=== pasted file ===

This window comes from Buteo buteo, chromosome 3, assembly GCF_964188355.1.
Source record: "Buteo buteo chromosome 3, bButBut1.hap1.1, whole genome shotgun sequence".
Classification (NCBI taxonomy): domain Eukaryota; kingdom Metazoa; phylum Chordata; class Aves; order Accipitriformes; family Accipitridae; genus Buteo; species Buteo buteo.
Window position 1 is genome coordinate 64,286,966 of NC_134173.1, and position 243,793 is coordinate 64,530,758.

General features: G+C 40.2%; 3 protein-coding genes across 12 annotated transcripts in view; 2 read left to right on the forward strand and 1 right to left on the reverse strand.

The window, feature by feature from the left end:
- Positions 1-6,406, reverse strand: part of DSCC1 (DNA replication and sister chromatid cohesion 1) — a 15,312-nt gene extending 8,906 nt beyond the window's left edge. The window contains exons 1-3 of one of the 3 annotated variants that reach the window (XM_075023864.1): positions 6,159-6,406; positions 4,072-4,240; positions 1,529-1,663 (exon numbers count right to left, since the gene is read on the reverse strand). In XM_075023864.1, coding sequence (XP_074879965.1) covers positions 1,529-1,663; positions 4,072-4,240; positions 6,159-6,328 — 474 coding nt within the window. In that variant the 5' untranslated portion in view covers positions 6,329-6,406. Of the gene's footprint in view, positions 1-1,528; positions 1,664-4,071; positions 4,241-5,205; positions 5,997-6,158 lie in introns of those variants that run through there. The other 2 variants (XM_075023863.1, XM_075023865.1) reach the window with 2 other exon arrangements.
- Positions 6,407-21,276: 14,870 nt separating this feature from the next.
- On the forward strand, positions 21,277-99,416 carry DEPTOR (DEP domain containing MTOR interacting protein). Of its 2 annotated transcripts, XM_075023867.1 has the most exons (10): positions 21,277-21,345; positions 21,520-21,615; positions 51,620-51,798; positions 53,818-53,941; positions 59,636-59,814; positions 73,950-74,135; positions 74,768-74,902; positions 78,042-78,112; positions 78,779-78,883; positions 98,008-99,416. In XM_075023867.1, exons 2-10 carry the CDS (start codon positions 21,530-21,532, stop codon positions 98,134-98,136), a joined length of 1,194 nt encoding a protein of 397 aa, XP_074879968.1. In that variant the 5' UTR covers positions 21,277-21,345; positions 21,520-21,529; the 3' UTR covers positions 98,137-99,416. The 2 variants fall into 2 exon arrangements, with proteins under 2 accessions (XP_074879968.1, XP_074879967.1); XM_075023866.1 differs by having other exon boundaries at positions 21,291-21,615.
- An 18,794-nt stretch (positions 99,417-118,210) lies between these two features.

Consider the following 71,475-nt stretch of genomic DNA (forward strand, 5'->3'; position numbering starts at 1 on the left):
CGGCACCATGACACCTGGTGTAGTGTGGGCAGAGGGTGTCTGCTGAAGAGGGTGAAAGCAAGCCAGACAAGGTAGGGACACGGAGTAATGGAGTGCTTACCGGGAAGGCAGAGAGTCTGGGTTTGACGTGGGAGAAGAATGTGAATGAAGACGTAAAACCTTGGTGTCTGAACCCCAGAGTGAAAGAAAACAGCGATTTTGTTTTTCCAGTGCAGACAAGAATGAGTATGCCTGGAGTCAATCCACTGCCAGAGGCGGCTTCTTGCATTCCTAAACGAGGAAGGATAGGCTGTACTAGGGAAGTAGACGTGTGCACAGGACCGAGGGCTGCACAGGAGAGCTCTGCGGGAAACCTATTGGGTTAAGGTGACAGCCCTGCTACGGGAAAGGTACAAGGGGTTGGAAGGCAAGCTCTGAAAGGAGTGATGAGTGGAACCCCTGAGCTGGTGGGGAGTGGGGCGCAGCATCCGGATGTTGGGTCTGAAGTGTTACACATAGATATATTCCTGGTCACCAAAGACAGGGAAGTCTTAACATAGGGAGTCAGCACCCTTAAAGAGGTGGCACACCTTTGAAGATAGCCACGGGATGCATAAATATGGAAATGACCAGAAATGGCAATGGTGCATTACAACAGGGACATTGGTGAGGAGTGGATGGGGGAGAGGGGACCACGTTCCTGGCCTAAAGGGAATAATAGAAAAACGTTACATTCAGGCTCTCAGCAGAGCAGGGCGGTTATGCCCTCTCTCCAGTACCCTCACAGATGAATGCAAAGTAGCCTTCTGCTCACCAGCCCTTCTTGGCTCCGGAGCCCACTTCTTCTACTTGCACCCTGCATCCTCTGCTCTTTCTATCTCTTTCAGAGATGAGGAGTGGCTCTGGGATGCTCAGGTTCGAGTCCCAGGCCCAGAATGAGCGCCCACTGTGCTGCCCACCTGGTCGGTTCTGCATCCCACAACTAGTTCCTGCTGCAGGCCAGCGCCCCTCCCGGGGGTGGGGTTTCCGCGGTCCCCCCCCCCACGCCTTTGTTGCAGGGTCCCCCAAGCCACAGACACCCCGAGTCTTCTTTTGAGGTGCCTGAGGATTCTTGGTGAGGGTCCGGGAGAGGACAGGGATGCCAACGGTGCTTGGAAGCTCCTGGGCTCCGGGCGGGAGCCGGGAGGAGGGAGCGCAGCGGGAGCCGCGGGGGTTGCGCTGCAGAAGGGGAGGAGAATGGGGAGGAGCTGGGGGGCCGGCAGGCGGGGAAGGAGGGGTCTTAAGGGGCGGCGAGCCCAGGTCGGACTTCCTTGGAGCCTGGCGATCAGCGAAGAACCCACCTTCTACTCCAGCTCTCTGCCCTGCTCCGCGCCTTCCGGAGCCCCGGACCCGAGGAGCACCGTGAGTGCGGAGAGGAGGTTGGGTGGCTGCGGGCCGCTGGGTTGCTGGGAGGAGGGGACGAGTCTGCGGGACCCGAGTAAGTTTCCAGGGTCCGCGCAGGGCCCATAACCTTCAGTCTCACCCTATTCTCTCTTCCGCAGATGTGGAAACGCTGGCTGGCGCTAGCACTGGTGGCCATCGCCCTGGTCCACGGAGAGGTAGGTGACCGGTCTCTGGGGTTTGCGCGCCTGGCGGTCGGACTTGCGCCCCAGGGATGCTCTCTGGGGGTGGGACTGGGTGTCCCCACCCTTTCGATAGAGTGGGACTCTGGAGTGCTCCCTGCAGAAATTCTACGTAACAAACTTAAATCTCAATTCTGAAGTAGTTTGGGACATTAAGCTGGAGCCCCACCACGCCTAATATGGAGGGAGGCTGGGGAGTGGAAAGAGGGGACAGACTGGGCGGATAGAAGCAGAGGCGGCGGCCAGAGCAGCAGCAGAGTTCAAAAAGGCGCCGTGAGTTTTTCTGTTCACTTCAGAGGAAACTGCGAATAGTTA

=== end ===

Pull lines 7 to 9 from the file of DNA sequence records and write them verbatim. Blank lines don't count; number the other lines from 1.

- Positions 1-6,406, reverse strand: part of DSCC1 (DNA replication and sister chromatid cohesion 1) — a 15,312-nt gene extending 8,906 nt beyond the window's left edge. The window contains exons 1-3 of one of the 3 annotated variants that reach the window (XM_075023864.1): positions 6,159-6,406; positions 4,072-4,240; positions 1,529-1,663 (exon numbers count right to left, since the gene is read on the reverse strand). In XM_075023864.1, coding sequence (XP_074879965.1) covers positions 1,529-1,663; positions 4,072-4,240; positions 6,159-6,328 — 474 coding nt within the window. In that variant the 5' untranslated portion in view covers positions 6,329-6,406. Of the gene's footprint in view, positions 1-1,528; positions 1,664-4,071; positions 4,241-5,205; positions 5,997-6,158 lie in introns of those variants that run through there. The other 2 variants (XM_075023863.1, XM_075023865.1) reach the window with 2 other exon arrangements.
- Positions 6,407-21,276: 14,870 nt separating this feature from the next.
- On the forward strand, positions 21,277-99,416 carry DEPTOR (DEP domain containing MTOR interacting protein). Of its 2 annotated transcripts, XM_075023867.1 has the most exons (10): positions 21,277-21,345; positions 21,520-21,615; positions 51,620-51,798; positions 53,818-53,941; positions 59,636-59,814; positions 73,950-74,135; positions 74,768-74,902; positions 78,042-78,112; positions 78,779-78,883; positions 98,008-99,416. In XM_075023867.1, exons 2-10 carry the CDS (start codon positions 21,530-21,532, stop codon positions 98,134-98,136), a joined length of 1,194 nt encoding a protein of 397 aa, XP_074879968.1. In that variant the 5' UTR covers positions 21,277-21,345; positions 21,520-21,529; the 3' UTR covers positions 98,137-99,416. The 2 variants fall into 2 exon arrangements, with proteins under 2 accessions (XP_074879968.1, XP_074879967.1); XM_075023866.1 differs by having other exon boundaries at positions 21,291-21,615.